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This page is about the existing television station in Cleveland, Ohio. For the previous occupant of channel 61 in Cleveland, see WKBF-TV.
WQHS-DT
WQHS Univision 61 Logo
Cleveland, Ohio
Branding Univision 61
Channels Digital: 34 (UHF)
Affiliations Univision
Owner Univision Communications, Inc.
(Univision Cleveland, LLC)
First air date January 13, 1981
Call letters’ meaning HS =
Home
Shopping
Network
Former callsigns WCLQ-TV (1981-1986)
WQHS (1986-1992)
WQHS-TV (1992-2009)
Former channel number(s) Analog:
61 (1981-2009)
Former affiliations independent (1981-1986)
HSN (1986-2002)
Transmitter Power 525 kW (digital)
Height 333.8 m (digital)
Facility ID 60556
Transmitter Coordinates 41°22′58″N 81°42′7″W / 41.38278°N 81.70194°W / 41.38278; -81.70194

WQHS-DT is a Spanish-language television station owned and operated by Univision. It is licensed to serve the Cleveland, Ohio television market, and broadcasts on UHF channel 61 with studios and offices in Parma. It is also one of two stations with the Univision affiliation, alongside KUNS-TV in Seattle, Washington in markets bordering Canada.

Contents

History

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WKBF

A previous license owned by Kaiser Broadcasting occupied Channel 61 as WKBF from 1968 to 1975. It was the first actual independent station to sign on in Cleveland, and the first on the UHF dial. Despite some innovative local programming, and some popular off-network shows, WKBF struggled for the majority of its existence due to poor revenue growth. It failed to achieve profitability while competing against rival station WUAB-TV, which signed on at the same time as WKBF. By 1975, Kaiser Broadcasting sold off WKBF's assets to WUAB's owner United Artists Broadcasting, and purchased a minority ownership in the station (which was relinqished when WUAB was sold to Gaylord Broadcasting and when Kaiser merged with Field Communications; both of which occurred in 1977).

Kaiser then signed Channel 61 off the air and returned the license to the Federal Communications Commission. WKBF was one of three stations in the Kaiser Broadcasting chain to cease operations permanently; the others were Los Angeles station KBSC-TV (now KVEA-TV) in 1976 and Philadelphia station WKBS in 1983.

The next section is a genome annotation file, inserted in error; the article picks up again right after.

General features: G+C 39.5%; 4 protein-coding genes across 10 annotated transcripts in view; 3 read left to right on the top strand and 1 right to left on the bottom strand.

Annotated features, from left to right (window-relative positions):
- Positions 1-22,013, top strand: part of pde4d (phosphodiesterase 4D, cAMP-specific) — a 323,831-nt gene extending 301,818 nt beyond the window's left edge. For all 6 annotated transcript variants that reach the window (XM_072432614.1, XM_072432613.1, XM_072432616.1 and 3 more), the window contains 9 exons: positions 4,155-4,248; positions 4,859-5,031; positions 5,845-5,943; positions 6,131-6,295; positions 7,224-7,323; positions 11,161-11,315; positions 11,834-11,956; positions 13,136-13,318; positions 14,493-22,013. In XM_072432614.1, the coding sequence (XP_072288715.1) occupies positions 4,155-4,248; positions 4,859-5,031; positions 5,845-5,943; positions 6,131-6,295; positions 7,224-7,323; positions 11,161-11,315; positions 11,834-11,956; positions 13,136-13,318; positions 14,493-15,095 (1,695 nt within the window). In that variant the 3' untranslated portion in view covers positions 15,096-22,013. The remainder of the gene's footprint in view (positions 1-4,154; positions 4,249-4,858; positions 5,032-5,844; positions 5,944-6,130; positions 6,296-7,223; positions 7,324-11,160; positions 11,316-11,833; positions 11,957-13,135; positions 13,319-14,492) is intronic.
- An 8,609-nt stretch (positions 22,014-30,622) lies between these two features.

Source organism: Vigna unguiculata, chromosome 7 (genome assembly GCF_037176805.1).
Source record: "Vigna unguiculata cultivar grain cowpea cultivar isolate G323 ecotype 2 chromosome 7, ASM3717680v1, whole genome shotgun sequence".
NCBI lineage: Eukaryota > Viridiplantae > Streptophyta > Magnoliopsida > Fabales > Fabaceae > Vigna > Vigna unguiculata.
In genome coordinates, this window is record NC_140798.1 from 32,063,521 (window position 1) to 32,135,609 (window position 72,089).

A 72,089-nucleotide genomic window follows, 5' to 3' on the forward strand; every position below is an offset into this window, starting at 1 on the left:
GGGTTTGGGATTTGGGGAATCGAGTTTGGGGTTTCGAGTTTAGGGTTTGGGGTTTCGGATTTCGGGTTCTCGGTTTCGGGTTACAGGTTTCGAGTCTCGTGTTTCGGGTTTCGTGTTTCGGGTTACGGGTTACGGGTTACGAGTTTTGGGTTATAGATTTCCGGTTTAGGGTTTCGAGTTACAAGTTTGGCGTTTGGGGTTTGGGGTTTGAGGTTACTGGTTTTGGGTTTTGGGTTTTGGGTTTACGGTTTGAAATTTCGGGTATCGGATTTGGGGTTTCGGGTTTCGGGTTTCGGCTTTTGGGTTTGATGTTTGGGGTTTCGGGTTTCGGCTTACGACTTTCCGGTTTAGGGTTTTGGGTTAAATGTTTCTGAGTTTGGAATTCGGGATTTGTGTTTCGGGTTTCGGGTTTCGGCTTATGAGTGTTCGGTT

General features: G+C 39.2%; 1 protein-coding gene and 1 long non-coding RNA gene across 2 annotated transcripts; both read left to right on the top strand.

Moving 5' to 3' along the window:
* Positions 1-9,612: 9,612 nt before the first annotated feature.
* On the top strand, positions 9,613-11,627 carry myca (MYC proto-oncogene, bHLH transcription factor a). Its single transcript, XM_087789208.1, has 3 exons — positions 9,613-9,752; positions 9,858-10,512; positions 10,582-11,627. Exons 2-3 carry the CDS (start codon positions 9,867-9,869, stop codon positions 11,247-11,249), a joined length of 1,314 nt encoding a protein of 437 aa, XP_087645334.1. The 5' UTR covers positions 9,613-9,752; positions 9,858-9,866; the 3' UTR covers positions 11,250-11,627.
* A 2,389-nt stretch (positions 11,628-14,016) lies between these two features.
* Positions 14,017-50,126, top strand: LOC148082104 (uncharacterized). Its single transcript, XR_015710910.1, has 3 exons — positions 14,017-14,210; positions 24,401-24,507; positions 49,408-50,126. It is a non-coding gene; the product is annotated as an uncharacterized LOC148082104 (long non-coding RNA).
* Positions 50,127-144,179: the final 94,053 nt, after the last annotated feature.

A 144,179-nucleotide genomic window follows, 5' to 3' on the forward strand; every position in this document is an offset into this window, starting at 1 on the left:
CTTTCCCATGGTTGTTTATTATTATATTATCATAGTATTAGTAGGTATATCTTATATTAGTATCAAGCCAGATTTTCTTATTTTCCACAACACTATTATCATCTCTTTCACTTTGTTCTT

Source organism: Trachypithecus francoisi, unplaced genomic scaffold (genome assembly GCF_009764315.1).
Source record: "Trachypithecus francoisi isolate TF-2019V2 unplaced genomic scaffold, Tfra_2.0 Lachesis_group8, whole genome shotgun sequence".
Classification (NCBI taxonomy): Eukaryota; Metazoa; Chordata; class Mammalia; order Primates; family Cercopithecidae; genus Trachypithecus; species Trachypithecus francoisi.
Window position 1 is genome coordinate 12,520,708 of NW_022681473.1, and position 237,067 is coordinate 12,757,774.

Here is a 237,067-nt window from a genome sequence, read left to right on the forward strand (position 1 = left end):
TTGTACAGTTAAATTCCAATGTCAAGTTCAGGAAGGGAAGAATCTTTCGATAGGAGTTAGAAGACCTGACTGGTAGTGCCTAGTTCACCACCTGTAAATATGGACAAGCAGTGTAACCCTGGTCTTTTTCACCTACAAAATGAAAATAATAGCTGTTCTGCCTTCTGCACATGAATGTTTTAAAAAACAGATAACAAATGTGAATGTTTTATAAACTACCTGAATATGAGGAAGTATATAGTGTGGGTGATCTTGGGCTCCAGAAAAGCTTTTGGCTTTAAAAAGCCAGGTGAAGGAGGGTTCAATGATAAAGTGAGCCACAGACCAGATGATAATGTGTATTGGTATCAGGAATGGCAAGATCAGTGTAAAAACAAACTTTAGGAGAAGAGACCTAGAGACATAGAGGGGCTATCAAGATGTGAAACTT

1975 to 1980: The dark years

Rumors abounded concerning potential companies that could file for the Channel 61 license in Cleveland, yet none came forward right away. After a few years, the FCC began to accept applications for channel 61 (as a distinctly separate license from WKBF), and Balaban Stations won the license in 1980.

1980 to Present: New license, new owners

The current licensed station signed on in March 1981. The call letters assigned to the new licensee was WCLQ. The Channel 61 logo was similar to WKBF's design, but with a neon glow effect. This station too was classified as "independent" as it did not carry a national network. The air time was filled with general entertainment programming and ran a mix of classic cartoons, hour long off network dramas, westerns, sitcoms, and other syndicated programs.

Not unlike similar flailing high-numbered UHF stations at the time, the station did gain profitability however, unlike its predecessor due to its' partnership with Preview an over-the-air scrambled subscription television service similar to other regional over-the-air pay-TV services such as SelecTV, OnTV, or Spectrum, which aired movies and local sporting events in the evening and on weekends. Preview was discontinued in 1983 and WCLQ was sold to Channel Communications in 1984.

In 1985, WOIO and WBNX-TV both signed on with entertainment formats to create further competition, which took viewers away from WCLQ. WOIO surpassed WCLQ in the ratings immediately. WBNX struggled and ran a lot of paid programming. But it became apparent that Cleveland was unable to support four independent stations. As a result, WCLQ began to lose money, and Channel Communications decided to put WCLQ up for sale in May 1986. The station began running Home Shopping Network programming from midnight to 6 a.m. earlier that year, and in the summer it also began to air from 10 a.m. to 2 p.m. In August, HSN's broadcasting arm (Silver King Television) bought WCLQ. In September, WCLQ began to run HSN programming 18 hours a day, while the independent format continued to air from 4 to 10 p.m.

Once the sale was finalized in November 1986, WCLQ changed its call letters to WQHS-TV. The independent format was completely dropped, with HSN programs being shown 24/7 from February 1987 to January 2002. WBNX picked up much of WCLQ's syndicated programming including cartoons.

Plans emerged in the late 1990s to return WQHS-TV to the independent format by 2002. However, USA Broadcasting decided that it would be better to sell and almost sold WQHS to ABC/Disney in 2000, but ended up being outbid by Univision. As a result, WQHS-TV adopted the Univision Network programming on January 14, 2002. The station continues to serve Northern Ohio as its only Spanish language station.

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